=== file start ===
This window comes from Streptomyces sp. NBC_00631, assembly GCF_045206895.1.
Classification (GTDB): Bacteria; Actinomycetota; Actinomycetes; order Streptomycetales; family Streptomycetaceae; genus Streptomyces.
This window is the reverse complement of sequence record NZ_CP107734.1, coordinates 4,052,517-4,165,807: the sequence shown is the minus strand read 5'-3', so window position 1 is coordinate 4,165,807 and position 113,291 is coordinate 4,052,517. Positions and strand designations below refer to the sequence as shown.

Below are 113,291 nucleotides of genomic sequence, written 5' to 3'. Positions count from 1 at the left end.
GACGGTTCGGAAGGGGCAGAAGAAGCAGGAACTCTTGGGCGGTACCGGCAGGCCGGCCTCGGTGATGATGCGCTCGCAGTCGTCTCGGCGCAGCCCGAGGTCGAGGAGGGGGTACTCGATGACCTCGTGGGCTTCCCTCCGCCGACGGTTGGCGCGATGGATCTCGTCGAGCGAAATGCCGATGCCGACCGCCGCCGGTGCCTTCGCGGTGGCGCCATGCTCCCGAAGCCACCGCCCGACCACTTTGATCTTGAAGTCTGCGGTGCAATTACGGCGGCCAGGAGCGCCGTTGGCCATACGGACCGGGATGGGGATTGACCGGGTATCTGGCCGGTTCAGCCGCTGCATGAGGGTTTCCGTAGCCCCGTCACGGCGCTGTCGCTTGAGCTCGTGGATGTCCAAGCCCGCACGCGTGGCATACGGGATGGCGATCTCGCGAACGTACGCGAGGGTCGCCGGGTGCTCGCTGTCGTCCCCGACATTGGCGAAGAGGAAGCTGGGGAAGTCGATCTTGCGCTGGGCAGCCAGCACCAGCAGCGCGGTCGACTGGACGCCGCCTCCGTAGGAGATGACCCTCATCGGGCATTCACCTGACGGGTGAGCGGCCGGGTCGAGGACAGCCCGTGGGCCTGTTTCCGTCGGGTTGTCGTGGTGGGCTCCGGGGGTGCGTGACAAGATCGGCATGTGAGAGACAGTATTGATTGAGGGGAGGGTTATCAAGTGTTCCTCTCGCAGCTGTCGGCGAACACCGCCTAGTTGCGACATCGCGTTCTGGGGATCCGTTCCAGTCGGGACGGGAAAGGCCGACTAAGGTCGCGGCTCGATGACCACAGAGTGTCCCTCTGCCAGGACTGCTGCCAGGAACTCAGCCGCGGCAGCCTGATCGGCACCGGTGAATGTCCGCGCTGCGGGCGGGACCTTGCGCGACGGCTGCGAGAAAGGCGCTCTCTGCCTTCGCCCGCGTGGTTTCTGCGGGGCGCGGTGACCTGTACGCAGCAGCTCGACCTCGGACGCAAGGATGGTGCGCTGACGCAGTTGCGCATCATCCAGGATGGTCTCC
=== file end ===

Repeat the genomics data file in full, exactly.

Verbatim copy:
This window comes from Streptomyces sp. NBC_00631, assembly GCF_045206895.1.
Classification (GTDB): Bacteria; Actinomycetota; Actinomycetes; order Streptomycetales; family Streptomycetaceae; genus Streptomyces.
This window is the reverse complement of sequence record NZ_CP107734.1, coordinates 4,052,517-4,165,807: the sequence shown is the minus strand read 5'-3', so window position 1 is coordinate 4,165,807 and position 113,291 is coordinate 4,052,517. Positions and strand designations below refer to the sequence as shown.

Below are 113,291 nucleotides of genomic sequence, written 5' to 3'. Positions count from 1 at the left end.
GACGGTTCGGAAGGGGCAGAAGAAGCAGGAACTCTTGGGCGGTACCGGCAGGCCGGCCTCGGTGATGATGCGCTCGCAGTCGTCTCGGCGCAGCCCGAGGTCGAGGAGGGGGTACTCGATGACCTCGTGGGCTTCCCTCCGCCGACGGTTGGCGCGATGGATCTCGTCGAGCGAAATGCCGATGCCGACCGCCGCCGGTGCCTTCGCGGTGGCGCCATGCTCCCGAAGCCACCGCCCGACCACTTTGATCTTGAAGTCTGCGGTGCAATTACGGCGGCCAGGAGCGCCGTTGGCCATACGGACCGGGATGGGGATTGACCGGGTATCTGGCCGGTTCAGCCGCTGCATGAGGGTTTCCGTAGCCCCGTCACGGCGCTGTCGCTTGAGCTCGTGGATGTCCAAGCCCGCACGCGTGGCATACGGGATGGCGATCTCGCGAACGTACGCGAGGGTCGCCGGGTGCTCGCTGTCGTCCCCGACATTGGCGAAGAGGAAGCTGGGGAAGTCGATCTTGCGCTGGGCAGCCAGCACCAGCAGCGCGGTCGACTGGACGCCGCCTCCGTAGGAGATGACCCTCATCGGGCATTCACCTGACGGGTGAGCGGCCGGGTCGAGGACAGCCCGTGGGCCTGTTTCCGTCGGGTTGTCGTGGTGGGCTCCGGGGGTGCGTGACAAGATCGGCATGTGAGAGACAGTATTGATTGAGGGGAGGGTTATCAAGTGTTCCTCTCGCAGCTGTCGGCGAACACCGCCTAGTTGCGACATCGCGTTCTGGGGATCCGTTCCAGTCGGGACGGGAAAGGCCGACTAAGGTCGCGGCTCGATGACCACAGAGTGTCCCTCTGCCAGGACTGCTGCCAGGAACTCAGCCGCGGCAGCCTGATCGGCACCGGTGAATGTCCGCGCTGCGGGCGGGACCTTGCGCGACGGCTGCGAGAAAGGCGCTCTCTGCCTTCGCCCGCGTGGTTTCTGCGGGGCGCGGTGACCTGTACGCAGCAGCTCGACCTCGGACGCAAGGATGGTGCGCTGACGCAGTTGCGCATCATCCAGGATGGTCTCC